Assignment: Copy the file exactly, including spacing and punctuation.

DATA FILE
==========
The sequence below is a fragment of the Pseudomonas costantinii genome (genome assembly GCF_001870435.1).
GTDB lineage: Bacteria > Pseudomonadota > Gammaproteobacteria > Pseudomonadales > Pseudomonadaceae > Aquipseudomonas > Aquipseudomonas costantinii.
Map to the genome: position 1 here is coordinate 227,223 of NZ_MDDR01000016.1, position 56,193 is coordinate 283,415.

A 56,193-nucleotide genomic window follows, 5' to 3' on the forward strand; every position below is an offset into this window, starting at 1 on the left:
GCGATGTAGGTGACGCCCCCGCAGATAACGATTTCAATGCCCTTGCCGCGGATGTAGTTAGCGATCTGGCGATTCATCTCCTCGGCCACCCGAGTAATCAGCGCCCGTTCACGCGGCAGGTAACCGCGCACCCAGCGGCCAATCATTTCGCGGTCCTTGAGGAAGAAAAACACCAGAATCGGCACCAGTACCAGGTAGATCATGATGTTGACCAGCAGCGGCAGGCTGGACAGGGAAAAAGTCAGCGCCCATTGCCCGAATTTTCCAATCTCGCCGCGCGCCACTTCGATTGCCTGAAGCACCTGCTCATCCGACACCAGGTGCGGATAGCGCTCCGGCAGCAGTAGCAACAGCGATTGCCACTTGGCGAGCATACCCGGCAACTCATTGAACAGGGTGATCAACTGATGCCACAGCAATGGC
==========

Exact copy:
The sequence below is a fragment of the Pseudomonas costantinii genome (genome assembly GCF_001870435.1).
GTDB lineage: Bacteria > Pseudomonadota > Gammaproteobacteria > Pseudomonadales > Pseudomonadaceae > Aquipseudomonas > Aquipseudomonas costantinii.
Map to the genome: position 1 here is coordinate 227,223 of NZ_MDDR01000016.1, position 56,193 is coordinate 283,415.

A 56,193-nucleotide genomic window follows, 5' to 3' on the forward strand; every position below is an offset into this window, starting at 1 on the left:
GCGATGTAGGTGACGCCCCCGCAGATAACGATTTCAATGCCCTTGCCGCGGATGTAGTTAGCGATCTGGCGATTCATCTCCTCGGCCACCCGAGTAATCAGCGCCCGTTCACGCGGCAGGTAACCGCGCACCCAGCGGCCAATCATTTCGCGGTCCTTGAGGAAGAAAAACACCAGAATCGGCACCAGTACCAGGTAGATCATGATGTTGACCAGCAGCGGCAGGCTGGACAGGGAAAAAGTCAGCGCCCATTGCCCGAATTTTCCAATCTCGCCGCGCGCCACTTCGATTGCCTGAAGCACCTGCTCATCCGACACCAGGTGCGGATAGCGCTCCGGCAGCAGTAGCAACAGCGATTGCCACTTGGCGAGCATACCCGGCAACTCATTGAACAGGGTGATCAACTGATGCCACAGCAATGGC